In part 1 of this series, I didn't talk much about the "global test" but rather spent some time giving my views on the war in Iraq. In brief, I opposed this war, but for reasons very different than that of most anti-war activist. I appreciate the need for the US to use force in the world from time to time, not the least for the quite salutary effect it can have on other miscreants who foresee that they might meet with the same fate (e.g.m see "Lybia").
One argument that I did not ever find compelling was the fact that we did not have enough allies or a large enough coalition. First, those putting forward this argument tend to go so overboard that they tend to insult those who did join us as "coerced" or "bribed". I think we owe a lot more to countries like Great Britain, Australia, Poland, Italy, and Spain (v1.0) than to intimate that they were suckers to join us. And what's with the strategy of saying that we did not have a large enough coalition, then actively trying to reduce it?
My hypothesis from day 1 of the war was that France was an ally of Iraq, and never going to join us, but that it didn't matter one way or another because alliances in the Muslim world would be much more important than with countries of fading glory in Western Europe. Therefore, the rest of this post will address two issues:
1. How realistic or unrealistic it was to expect help from our "traditional allies" and
2. Our mixed record of success with the allies that may matter more
Germany and Japan
Germany and Japan spent much of the 20th century unsuccessfully attempting to export totalitarianism to their neighbors by force. Both countries are rightfully reluctant to send their forces on cross-border adventures (in fact, Japan in prohibited in doing so by the constitution the US wrote for it). I have no problem with both countries taking a 100-year or so timeout on foreign adventurism.
France and Russia
The evidence continues to flow in. France and probably Russia were active allies of Saddam and the Baathist dictatorship in Iraq. Period. No amount of diplomacy, short of maybe a nuclear threat, was going to cause them to support an invasion of Iraq. They were no more likely to join in on an attack on Iraq than Mussolini and Italy were likely to join the Allies in WWII against Germany. The evidence emerging includes:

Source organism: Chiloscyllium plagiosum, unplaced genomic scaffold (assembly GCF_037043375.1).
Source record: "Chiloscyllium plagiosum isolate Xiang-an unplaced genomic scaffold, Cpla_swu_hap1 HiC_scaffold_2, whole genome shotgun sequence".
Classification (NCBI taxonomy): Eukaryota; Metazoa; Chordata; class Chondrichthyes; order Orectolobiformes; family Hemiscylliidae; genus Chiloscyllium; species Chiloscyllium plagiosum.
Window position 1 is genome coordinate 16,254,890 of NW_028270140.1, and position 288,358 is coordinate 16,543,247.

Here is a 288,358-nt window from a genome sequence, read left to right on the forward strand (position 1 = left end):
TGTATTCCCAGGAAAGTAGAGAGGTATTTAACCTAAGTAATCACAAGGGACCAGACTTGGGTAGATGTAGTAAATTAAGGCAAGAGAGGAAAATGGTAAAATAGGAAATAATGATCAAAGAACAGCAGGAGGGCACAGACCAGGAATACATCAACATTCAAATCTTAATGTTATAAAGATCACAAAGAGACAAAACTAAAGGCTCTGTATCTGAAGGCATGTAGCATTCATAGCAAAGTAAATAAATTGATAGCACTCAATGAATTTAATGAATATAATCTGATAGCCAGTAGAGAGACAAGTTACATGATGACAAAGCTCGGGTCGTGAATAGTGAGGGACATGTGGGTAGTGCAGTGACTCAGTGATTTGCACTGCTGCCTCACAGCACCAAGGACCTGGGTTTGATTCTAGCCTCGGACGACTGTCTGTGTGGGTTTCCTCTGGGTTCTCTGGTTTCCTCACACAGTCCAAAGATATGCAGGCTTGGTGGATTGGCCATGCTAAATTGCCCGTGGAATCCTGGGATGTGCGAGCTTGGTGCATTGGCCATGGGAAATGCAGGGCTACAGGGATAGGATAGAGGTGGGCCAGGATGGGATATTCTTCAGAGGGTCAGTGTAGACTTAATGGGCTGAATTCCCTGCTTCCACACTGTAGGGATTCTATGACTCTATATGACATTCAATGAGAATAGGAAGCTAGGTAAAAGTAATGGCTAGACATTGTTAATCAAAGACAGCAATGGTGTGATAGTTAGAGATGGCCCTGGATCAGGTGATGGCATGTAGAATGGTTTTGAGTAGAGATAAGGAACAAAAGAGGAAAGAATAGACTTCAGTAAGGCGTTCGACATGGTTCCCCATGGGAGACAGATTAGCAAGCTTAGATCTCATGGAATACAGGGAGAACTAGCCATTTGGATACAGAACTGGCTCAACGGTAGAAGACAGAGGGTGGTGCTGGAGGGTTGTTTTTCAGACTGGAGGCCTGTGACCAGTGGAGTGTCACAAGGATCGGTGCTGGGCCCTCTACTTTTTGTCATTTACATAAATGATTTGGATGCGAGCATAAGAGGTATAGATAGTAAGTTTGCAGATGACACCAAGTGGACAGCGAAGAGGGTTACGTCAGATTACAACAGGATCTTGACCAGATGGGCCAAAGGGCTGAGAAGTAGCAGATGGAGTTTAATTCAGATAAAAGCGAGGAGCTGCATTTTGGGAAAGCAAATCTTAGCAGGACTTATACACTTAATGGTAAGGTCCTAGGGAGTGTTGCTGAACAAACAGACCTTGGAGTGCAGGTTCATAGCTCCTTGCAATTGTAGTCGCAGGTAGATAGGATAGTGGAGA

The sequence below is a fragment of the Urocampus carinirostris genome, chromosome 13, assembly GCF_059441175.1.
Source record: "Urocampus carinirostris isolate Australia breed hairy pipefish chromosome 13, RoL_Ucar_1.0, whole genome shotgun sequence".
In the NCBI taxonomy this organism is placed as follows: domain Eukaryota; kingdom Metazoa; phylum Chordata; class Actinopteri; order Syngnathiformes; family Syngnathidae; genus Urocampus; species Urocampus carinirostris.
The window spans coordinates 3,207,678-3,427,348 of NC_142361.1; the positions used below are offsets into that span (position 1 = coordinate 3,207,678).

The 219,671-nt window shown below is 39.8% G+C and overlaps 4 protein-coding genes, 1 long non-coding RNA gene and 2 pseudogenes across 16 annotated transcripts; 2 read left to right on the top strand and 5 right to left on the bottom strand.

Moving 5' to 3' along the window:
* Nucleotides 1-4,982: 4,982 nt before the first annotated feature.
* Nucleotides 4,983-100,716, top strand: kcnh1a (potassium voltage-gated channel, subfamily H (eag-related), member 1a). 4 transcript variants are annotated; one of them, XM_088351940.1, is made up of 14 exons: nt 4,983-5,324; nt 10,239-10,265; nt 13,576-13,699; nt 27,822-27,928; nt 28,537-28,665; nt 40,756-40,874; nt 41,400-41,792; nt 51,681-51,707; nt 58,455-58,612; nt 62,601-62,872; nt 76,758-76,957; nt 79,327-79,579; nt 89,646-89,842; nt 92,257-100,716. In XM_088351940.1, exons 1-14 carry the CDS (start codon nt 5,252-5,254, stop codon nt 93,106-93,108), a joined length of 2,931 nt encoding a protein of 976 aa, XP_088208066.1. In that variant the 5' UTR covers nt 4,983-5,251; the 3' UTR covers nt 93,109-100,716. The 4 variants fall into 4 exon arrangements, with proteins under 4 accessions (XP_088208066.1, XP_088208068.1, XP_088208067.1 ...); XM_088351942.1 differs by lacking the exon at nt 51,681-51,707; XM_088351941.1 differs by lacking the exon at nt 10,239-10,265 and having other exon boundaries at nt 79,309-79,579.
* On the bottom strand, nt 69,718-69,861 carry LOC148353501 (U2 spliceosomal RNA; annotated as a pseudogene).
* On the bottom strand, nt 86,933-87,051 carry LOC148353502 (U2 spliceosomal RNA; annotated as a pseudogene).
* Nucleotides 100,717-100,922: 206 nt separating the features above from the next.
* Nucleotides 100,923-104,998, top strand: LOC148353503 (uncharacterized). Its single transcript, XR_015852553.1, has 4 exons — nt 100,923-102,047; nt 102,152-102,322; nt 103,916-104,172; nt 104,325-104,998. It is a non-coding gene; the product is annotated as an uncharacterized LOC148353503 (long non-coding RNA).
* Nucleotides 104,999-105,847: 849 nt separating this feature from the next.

1. France and Russia were given a deal not long before the war to split the development rights to all of the oil in Iraq. Though it was not known then, the Duelfer report shows this to have been a direct strategy of Saddam to gain their security council vetoes. MSNBC had an article BEFORE THE WAR discussing the deal with France and Russia. Incredibly, America Haters, and even the author of this article, spend more time talking about the US going to war in Iraq for the oil. There has never been a scrap of evidence that the US went in for the oil, and very clear evidence that France and Russia were given lucrative oil deals to prevent the invasion. So who was acting for the oil?
2. France and Russia were easily the largest arms suppliers to Iraq. We knew this before the war and we have confirmed it in spades today. Every day our troops get attacked by French weapons, most of which were shipped to Saddam AFTER the embargo was in place and many within months of the start of the war. Iraq is not the only place where this is happening. While the US has in the past been careless or outright irresponsible in some of the places its weapons have ended up, today France, China, and Russia are not the key arsenals of totalitarianism.
3. France and Russia were key enablers in the UN, both passively, by defeating safeguards, and actively, by playing a direct role, of Saddam Hussein's stealing billions of dollars from the oil for food program. This story is still unfolding, and at this point I will leave aside the payments of oil vouchers to individuals, because it is not clear whether these acted as bribes (though they sure look like them). However, even without this aspect, the rape of the oil for food program is a miserable story of corruption, as detailed in part here and here.
The Scotsman has been on top of this story, and has a couple of great articles here and here.